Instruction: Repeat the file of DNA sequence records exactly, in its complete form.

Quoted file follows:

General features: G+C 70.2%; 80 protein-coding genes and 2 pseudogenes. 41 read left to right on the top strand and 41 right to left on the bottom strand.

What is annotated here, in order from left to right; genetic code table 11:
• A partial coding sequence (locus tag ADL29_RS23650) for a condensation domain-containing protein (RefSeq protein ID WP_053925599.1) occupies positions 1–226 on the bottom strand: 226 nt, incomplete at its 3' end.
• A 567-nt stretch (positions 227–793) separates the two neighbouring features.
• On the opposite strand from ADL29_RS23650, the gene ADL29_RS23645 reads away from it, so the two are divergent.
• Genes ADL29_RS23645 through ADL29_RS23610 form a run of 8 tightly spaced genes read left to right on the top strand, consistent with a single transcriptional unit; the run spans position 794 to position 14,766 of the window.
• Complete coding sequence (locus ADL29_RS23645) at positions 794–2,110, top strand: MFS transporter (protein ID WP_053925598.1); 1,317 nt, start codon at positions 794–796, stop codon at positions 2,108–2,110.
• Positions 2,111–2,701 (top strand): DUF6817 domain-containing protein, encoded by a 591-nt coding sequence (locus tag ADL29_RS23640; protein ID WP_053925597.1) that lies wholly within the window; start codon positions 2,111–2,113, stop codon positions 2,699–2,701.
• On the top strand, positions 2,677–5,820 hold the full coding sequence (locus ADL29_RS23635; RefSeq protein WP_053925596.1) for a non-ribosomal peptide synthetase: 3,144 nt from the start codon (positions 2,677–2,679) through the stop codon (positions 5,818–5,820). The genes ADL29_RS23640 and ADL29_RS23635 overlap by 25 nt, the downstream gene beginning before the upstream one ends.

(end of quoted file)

General features: G+C 70.2%; 80 protein-coding genes and 2 pseudogenes. 41 read left to right on the top strand and 41 right to left on the bottom strand.

What is annotated here, in order from left to right; genetic code table 11:
• A partial coding sequence (locus tag ADL29_RS23650) for a condensation domain-containing protein (RefSeq protein ID WP_053925599.1) occupies positions 1–226 on the bottom strand: 226 nt, incomplete at its 3' end.
• A 567-nt stretch (positions 227–793) separates the two neighbouring features.
• On the opposite strand from ADL29_RS23650, the gene ADL29_RS23645 reads away from it, so the two are divergent.
• Genes ADL29_RS23645 through ADL29_RS23610 form a run of 8 tightly spaced genes read left to right on the top strand, consistent with a single transcriptional unit; the run spans position 794 to position 14,766 of the window.
• Complete coding sequence (locus ADL29_RS23645) at positions 794–2,110, top strand: MFS transporter (protein ID WP_053925598.1); 1,317 nt, start codon at positions 794–796, stop codon at positions 2,108–2,110.
• Positions 2,111–2,701 (top strand): DUF6817 domain-containing protein, encoded by a 591-nt coding sequence (locus tag ADL29_RS23640; protein ID WP_053925597.1) that lies wholly within the window; start codon positions 2,111–2,113, stop codon positions 2,699–2,701.
• On the top strand, positions 2,677–5,820 hold the full coding sequence (locus ADL29_RS23635; RefSeq protein WP_053925596.1) for a non-ribosomal peptide synthetase: 3,144 nt from the start codon (positions 2,677–2,679) through the stop codon (positions 5,818–5,820). The genes ADL29_RS23640 and ADL29_RS23635 overlap by 25 nt, the downstream gene beginning before the upstream one ends.